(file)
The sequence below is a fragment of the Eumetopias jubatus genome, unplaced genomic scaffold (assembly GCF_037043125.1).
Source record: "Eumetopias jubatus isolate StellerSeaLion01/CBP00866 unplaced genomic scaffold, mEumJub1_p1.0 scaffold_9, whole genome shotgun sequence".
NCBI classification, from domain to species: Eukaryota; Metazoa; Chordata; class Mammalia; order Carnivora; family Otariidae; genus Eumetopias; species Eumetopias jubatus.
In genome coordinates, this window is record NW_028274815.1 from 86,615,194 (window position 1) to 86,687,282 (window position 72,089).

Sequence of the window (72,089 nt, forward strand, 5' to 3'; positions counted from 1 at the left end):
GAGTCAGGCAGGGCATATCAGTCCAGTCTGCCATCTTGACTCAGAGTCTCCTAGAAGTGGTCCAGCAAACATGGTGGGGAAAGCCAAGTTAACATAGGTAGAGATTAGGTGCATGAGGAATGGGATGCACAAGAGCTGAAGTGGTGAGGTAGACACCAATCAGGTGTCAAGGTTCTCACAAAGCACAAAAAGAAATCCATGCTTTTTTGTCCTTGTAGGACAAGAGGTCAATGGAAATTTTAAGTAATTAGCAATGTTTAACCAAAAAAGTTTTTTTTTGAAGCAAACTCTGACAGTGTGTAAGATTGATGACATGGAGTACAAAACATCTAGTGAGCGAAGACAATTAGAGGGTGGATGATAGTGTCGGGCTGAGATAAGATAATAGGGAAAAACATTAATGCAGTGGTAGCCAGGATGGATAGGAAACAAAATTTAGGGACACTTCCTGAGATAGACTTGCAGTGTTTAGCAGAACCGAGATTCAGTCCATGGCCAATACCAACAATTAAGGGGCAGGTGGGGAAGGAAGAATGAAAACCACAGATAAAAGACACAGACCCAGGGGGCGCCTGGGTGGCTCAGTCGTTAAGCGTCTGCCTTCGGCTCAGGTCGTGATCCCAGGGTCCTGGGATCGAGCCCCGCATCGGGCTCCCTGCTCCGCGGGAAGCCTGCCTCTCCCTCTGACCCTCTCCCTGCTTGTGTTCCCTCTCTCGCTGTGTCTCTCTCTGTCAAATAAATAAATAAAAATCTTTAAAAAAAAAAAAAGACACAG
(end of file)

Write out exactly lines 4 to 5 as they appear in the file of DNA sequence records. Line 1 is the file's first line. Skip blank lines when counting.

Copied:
In genome coordinates, this window is record NW_028274815.1 from 86,615,194 (window position 1) to 86,687,282 (window position 72,089).

Sequence of the window (72,089 nt, forward strand, 5' to 3'; positions counted from 1 at the left end):